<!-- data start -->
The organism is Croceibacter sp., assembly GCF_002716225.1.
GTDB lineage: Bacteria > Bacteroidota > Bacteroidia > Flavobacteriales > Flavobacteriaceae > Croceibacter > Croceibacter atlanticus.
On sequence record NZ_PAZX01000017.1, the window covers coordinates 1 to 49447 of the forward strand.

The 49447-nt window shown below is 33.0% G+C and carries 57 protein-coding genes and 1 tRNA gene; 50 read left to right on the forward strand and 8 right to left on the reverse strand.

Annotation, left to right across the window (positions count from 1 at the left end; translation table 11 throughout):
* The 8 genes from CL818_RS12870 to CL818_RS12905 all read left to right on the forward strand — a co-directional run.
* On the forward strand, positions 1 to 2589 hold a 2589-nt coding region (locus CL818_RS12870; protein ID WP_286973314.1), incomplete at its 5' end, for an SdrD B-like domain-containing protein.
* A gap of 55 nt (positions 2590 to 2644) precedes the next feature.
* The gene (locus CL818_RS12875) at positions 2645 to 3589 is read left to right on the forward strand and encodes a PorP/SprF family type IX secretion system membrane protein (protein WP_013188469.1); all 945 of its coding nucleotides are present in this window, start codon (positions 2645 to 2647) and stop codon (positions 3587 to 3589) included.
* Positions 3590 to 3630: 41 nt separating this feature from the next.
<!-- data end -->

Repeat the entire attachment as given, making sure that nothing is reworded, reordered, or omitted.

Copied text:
The organism is Croceibacter sp., assembly GCF_002716225.1.
GTDB lineage: Bacteria > Bacteroidota > Bacteroidia > Flavobacteriales > Flavobacteriaceae > Croceibacter > Croceibacter atlanticus.
On sequence record NZ_PAZX01000017.1, the window covers coordinates 1 to 49447 of the forward strand.

The 49447-nt window shown below is 33.0% G+C and carries 57 protein-coding genes and 1 tRNA gene; 50 read left to right on the forward strand and 8 right to left on the reverse strand.

Annotation, left to right across the window (positions count from 1 at the left end; translation table 11 throughout):
* The 8 genes from CL818_RS12870 to CL818_RS12905 all read left to right on the forward strand — a co-directional run.
* On the forward strand, positions 1 to 2589 hold a 2589-nt coding region (locus CL818_RS12870; protein ID WP_286973314.1), incomplete at its 5' end, for an SdrD B-like domain-containing protein.
* A gap of 55 nt (positions 2590 to 2644) precedes the next feature.
* The gene (locus CL818_RS12875) at positions 2645 to 3589 is read left to right on the forward strand and encodes a PorP/SprF family type IX secretion system membrane protein (protein WP_013188469.1); all 945 of its coding nucleotides are present in this window, start codon (positions 2645 to 2647) and stop codon (positions 3587 to 3589) included.
* Positions 3590 to 3630: 41 nt separating this feature from the next.